The Maya of today are a remarkable people who are the direct heirs to the magnificent Maya culture of Pre-Columbian times. The introduction to his book tells us that the Maya were writing books in a phonetic script 1,500 years before Columbus discovered the New World. The corn, beans and squash that we eat today were first cultivated by the Maya and their neighbors. Basic mathematical concepts were sued in astronomical calculations. Maya craftsmen were building pyramids and palaces without metal tools.

The Maya created the most advanced civilization in the New World with a technology that was neolithic. But, for some unknown reason, the Classic Maya collapsed. Then the Spaniards came, destroyed the Mayan cities, enslaved the people, and imposed a new religion. Although the Maya civilization has all but vanished, there are still almost 4 million living southern Mexico and Central America.

The author describes the history, society and religious beliefs of these photography tips diy blog people – all of which makes fascinating reading. The photographs, in brilliant color, illustrate the points made in the text, showing the architecture, sculpture and, most importantly, the Mayan people – in their colorful, original-design, hand-woven and embroidered dress, at work with their children, on the farms, planting corn, in the home, carrying flowers to the market, and buying and selling in the open-air markets.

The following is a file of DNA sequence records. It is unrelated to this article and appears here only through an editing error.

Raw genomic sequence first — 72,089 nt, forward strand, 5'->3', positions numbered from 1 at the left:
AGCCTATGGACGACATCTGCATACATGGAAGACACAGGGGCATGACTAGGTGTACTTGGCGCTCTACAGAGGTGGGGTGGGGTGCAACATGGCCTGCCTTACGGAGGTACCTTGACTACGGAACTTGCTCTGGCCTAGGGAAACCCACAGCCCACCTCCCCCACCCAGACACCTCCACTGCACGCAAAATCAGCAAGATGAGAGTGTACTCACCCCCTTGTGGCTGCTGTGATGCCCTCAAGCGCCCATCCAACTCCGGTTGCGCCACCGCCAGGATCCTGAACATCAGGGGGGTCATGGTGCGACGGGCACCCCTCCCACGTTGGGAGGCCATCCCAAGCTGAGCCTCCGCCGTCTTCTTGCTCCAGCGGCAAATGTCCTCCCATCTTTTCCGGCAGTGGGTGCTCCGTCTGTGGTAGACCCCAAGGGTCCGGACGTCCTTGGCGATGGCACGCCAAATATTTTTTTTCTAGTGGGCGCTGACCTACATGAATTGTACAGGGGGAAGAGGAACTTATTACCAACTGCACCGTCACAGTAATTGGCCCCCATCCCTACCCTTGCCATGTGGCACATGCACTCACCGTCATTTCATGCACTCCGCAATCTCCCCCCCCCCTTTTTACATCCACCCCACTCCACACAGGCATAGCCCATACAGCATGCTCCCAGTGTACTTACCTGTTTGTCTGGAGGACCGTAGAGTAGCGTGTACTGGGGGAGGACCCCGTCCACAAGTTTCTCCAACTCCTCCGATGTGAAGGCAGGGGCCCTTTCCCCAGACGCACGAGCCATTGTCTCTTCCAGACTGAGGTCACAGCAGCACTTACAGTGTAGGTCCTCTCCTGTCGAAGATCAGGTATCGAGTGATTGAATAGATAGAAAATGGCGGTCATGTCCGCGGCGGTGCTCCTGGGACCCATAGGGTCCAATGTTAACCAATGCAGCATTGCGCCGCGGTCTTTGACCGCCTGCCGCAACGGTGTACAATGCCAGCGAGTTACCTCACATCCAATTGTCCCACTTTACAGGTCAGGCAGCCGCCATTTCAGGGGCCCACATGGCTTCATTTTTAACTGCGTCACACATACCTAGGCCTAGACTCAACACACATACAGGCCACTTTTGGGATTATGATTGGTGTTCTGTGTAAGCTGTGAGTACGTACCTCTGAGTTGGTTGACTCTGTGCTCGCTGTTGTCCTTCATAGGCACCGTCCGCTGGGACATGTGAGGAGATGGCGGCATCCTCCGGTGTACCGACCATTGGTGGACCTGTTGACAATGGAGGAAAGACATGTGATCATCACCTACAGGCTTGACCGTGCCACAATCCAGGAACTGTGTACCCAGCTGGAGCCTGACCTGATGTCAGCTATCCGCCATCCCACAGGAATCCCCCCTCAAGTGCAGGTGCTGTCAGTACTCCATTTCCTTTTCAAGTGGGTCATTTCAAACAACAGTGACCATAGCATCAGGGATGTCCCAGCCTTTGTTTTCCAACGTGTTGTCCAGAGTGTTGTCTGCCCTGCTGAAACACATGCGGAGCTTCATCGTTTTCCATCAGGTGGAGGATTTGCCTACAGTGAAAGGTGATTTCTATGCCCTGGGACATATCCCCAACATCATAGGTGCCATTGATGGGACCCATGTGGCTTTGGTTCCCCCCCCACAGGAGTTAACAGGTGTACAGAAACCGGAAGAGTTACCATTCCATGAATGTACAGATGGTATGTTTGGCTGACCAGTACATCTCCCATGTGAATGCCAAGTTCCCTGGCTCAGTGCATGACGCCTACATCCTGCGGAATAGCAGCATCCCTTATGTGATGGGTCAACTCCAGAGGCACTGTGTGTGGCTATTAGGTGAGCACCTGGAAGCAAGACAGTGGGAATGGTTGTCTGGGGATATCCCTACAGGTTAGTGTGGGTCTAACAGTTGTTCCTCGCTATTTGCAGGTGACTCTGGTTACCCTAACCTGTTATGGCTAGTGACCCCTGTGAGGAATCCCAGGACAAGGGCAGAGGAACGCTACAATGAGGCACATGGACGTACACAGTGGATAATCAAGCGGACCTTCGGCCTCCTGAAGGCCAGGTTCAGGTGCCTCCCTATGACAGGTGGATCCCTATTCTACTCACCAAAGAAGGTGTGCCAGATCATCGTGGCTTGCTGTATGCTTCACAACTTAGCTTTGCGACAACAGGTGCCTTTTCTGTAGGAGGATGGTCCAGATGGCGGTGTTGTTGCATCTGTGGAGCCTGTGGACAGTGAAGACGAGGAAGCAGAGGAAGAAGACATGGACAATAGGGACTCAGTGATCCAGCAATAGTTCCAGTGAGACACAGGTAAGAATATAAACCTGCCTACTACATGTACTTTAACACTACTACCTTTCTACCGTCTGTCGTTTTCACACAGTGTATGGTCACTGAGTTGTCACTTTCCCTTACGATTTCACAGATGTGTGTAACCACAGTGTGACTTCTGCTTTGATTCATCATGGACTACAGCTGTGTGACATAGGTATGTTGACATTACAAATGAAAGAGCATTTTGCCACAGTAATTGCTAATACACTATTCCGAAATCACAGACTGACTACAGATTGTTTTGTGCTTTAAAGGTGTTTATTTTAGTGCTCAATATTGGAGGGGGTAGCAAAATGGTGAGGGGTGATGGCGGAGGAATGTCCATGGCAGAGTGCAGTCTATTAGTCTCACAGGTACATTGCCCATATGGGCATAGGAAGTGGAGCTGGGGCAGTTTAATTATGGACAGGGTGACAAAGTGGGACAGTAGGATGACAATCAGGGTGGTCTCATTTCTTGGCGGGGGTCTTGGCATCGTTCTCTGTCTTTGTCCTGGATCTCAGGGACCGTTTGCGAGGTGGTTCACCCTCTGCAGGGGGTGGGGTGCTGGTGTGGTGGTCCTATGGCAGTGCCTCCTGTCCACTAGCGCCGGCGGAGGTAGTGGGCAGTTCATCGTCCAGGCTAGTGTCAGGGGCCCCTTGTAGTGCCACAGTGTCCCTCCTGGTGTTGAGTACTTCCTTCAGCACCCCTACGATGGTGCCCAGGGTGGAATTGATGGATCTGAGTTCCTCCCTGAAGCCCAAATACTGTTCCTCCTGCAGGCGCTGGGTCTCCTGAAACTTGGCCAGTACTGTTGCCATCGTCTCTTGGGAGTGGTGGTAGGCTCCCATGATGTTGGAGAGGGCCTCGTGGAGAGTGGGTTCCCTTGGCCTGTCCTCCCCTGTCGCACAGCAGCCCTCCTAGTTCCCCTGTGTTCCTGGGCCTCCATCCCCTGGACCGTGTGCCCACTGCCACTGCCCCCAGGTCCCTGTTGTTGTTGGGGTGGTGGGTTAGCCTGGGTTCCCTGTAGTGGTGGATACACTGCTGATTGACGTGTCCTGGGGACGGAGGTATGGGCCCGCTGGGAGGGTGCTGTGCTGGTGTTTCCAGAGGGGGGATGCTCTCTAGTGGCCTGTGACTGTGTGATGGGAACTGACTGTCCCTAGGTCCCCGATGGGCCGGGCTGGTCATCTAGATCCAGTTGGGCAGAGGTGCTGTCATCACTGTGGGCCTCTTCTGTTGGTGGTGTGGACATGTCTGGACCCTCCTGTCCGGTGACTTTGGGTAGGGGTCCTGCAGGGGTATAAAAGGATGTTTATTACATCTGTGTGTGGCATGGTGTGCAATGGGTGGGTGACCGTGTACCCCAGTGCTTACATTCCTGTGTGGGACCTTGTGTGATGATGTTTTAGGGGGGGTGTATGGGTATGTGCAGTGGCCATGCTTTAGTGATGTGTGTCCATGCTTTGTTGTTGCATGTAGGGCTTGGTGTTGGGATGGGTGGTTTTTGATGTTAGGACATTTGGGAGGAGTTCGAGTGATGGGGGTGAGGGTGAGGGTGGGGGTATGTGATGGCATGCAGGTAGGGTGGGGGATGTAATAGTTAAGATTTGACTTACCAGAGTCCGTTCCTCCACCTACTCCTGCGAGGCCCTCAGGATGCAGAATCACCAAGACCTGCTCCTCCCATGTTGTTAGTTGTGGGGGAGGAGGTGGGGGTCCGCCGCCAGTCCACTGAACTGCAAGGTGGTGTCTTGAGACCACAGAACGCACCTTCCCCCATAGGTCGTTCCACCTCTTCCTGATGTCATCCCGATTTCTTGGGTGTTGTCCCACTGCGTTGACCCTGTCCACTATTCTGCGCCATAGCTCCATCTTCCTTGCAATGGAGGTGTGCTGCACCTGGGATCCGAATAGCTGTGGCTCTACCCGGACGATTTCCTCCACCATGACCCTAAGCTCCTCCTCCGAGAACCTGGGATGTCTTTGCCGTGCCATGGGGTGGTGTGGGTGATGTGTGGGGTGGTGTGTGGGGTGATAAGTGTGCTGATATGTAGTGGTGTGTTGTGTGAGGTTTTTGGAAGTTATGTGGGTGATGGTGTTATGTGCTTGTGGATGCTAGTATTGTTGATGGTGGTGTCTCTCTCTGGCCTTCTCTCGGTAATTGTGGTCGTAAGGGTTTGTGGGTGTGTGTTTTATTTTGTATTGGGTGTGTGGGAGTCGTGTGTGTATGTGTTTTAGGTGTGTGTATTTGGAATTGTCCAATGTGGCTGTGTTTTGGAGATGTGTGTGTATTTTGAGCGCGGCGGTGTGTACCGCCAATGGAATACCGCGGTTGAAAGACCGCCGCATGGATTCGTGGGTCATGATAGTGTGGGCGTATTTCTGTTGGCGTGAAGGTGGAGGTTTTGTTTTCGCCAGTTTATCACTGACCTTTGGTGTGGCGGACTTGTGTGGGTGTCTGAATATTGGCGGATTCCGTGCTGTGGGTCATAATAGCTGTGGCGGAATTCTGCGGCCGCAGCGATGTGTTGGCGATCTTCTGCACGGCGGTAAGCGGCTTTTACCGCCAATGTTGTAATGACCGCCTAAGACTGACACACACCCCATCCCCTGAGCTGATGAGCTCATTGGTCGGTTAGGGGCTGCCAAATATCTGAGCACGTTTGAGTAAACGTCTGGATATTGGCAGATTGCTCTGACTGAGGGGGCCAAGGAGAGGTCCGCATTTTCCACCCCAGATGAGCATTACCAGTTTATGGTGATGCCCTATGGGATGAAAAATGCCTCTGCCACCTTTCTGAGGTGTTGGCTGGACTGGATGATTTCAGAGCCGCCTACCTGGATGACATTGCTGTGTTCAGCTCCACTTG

Mayan women pray for the grace and skill to weave and then learn the techniques from their mothers. The author tells us “The design of the universe is woven, with clarity and purpose, line by line, into Mayan cloth. The weaver maps the motion of the sun through the heavens and the underworld through time and space.” The design also incorporates many symbols pertaining to the legends, myths and religious beliefs of the Mayans.

The book concludes with an Epilogue – the first sentences of which outdoor photography tips are: “Maya culture will soon disappear. Who can resist the tide of progress?” When the author suggested this to his Mayan friends, they were shocked and vigorously denied such thoughts. The author points out that the Maya have lived in the same area for thousands of years with the same beliefs as their ancestors. “The world has changed, but the Maya view of what is proper and sacred has remained the same,” Morris writes.

The text of this book is exceptionally well written and beautifully presented. It is obvious that considerable study and research went into these descriptions of the history and life of the Mayan people. And, the photographs are beautiful – exceptional in composition, light and color. The colors, especially in the photographs of women weaving beautiful designs into cloth and of the cloth after photography tips myanmar it’s been made into clothing, are joy to look at again and again. In addition to the stunning photographic sections, each chapter also is enhanced with numerous line drawings. It is abundantly evident that much love for the subject, by the author, photographer and publisher, have gone into the book.


Walter F. Morris Jr. has been studying and writing about Maya culture since he moved to Chiapas, Mexico, in 1972. He is fluent in several Mayan languages. Jeffrey Jay Foxx is an ethnographic photographer of international repute. He was involve with the Maya for 10 years. He has travelled extensively throughout Mexico and Central America – on his own, with Morris, and on assignment for such publications as Life and National Geographic.